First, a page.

Measuring and mapping the night sky brightness of Perth, Western Australia
Article first published online: 14 FEB 2012
© 2012 The Authors Monthly Notices of the Royal Astronomical Society © 2012 RAS
Monthly Notices of the Royal Astronomical Society
Volume 421, Issue 2, pages 1450–1464, April 2012
How to Cite
Biggs, J. D., Fouché, T., Bilki, F. and Zadnik, M. G. (2012), Measuring and mapping the night sky brightness of Perth, Western Australia. Monthly Notices of the Royal Astronomical Society, 421: 1450–1464. doi: 10.1111/j.1365-2966.2012.20416.x
- Issue published online: 16 MAR 2012
- Article first published online: 14 FEB 2012
- Accepted 2011 December 17. Received 2011 December 13; in original form 2011 May 12
- atmospheric effects;
- light pollution;
- techniques: photometric
In order to study the light pollution produced in the city of Perth, Western Australia, we have used a hand-held sky brightness meter to measure the night sky brightness across the city. The data acquired facilitated the creation of a contour map of night sky brightness across the 2400 km2 area of the city – the first such map to be produced for a city. Importantly, this map was created using a methodology borrowed from the field of geophysics – the well proven and rigorous techniques of geostatistical analysis and modelling.
A major finding of this study is the effect of land use on night sky brightness. By overlaying the night sky brightness map on to a suitably processed Landsat satellite image of Perth we found that locations near commercial and/or light industrial areas have a brighter night sky, whereas locations used for agriculture or having high vegetation coverage have a fainter night sky than surrounding areas. Urban areas have intermediate amounts of vegetation and are intermediate in brightness compared with the above-mentioned land uses. Regions with a higher density of major highways also appear to contribute to increased night sky brightness.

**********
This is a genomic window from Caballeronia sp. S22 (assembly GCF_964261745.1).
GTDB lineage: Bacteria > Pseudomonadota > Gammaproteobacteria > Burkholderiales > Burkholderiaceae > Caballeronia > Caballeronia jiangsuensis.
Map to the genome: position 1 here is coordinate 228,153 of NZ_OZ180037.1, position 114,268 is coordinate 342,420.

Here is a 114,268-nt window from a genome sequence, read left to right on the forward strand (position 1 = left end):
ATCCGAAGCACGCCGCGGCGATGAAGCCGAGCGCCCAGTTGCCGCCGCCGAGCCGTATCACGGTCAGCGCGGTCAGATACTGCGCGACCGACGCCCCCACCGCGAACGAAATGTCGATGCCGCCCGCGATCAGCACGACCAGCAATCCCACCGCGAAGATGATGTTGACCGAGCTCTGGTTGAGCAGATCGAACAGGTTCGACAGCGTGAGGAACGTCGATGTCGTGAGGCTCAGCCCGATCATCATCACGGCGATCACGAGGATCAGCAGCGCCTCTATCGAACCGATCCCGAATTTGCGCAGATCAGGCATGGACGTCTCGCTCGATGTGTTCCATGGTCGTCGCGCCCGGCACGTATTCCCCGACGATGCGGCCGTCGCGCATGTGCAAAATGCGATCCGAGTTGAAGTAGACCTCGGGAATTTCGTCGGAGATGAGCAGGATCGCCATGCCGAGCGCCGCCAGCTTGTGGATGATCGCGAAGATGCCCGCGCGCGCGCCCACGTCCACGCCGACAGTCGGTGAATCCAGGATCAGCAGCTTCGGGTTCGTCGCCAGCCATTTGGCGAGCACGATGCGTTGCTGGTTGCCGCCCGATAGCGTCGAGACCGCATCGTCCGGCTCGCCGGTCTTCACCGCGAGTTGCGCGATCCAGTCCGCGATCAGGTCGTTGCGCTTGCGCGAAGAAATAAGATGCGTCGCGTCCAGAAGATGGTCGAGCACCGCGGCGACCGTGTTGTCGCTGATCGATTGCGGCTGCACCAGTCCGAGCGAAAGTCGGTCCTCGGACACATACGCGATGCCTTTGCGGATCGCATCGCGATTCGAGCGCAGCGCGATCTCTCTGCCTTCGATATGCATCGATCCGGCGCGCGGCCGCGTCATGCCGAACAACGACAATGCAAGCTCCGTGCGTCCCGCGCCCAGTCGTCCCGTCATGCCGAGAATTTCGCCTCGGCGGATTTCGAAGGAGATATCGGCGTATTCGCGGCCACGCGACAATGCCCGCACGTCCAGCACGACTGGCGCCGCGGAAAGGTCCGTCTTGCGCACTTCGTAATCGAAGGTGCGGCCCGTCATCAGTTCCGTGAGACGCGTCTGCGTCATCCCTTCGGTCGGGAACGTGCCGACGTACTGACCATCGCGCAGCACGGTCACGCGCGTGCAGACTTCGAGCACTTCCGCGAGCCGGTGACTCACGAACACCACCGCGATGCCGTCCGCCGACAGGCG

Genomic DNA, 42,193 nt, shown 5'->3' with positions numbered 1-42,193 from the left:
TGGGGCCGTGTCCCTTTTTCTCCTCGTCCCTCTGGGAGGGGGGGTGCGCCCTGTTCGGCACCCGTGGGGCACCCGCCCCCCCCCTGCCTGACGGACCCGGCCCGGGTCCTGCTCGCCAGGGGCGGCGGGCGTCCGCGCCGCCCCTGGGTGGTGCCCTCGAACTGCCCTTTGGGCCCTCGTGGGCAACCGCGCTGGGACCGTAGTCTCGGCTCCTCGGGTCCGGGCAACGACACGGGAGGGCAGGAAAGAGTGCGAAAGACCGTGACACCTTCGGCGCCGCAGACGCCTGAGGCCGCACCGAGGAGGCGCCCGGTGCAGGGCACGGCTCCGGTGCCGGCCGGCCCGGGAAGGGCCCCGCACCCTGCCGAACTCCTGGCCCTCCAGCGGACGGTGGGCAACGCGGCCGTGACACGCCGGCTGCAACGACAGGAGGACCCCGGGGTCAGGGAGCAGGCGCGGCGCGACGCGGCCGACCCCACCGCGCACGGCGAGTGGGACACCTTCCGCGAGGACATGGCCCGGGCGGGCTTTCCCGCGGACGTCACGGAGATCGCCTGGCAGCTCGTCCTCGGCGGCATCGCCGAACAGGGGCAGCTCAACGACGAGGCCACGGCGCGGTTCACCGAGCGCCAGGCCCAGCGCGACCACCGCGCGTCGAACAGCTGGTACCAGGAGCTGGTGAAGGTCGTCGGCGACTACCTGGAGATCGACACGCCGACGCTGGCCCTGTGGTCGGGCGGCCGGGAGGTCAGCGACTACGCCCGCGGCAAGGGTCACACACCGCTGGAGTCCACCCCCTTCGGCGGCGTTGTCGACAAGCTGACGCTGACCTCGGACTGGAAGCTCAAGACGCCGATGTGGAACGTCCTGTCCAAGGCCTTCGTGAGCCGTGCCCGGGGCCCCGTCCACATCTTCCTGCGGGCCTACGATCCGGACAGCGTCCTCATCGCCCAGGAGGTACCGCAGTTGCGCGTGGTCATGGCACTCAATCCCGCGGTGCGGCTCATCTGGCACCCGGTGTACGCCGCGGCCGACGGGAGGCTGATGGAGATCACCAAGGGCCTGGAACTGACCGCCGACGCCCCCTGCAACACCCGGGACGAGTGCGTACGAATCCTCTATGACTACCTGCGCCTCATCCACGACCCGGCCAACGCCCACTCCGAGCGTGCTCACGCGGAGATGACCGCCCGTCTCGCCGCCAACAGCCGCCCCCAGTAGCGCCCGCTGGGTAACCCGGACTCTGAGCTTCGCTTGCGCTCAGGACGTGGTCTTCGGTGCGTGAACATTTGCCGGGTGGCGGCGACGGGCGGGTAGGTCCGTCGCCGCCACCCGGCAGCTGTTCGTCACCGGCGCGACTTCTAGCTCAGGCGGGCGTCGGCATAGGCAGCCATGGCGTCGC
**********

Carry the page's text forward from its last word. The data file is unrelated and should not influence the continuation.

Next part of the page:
When corrected for the effects of direct illumination from high buildings, we found that the night sky brightness in the central business district (CBD) is very close to that expected for a city of Perth’s population from modelling work and observations obtained in earlier studies. Given that our night sky brightness measurements in Perth over 2009 and 2010 are commensurate with that measured in Canadian cities over 30 years earlier implies that the various lighting systems employed in Perth (and probably most other cities) have not been optimised to minimize light pollution over that time.
We also found that night sky brightness diminished with distance with an exponent of approximately −0.25 ± 0.02 from 3.5 to 10 km from the Perth CBD, a region characterized by urban and commercial land use. For distances from 10 out to about 40 km from the CBD the radial variation of night sky brightness steepens to have an exponent value of approximately −1.8 ± 0.2. This steepening is associated with land use because vegetation cover increases with further distance from the CBD.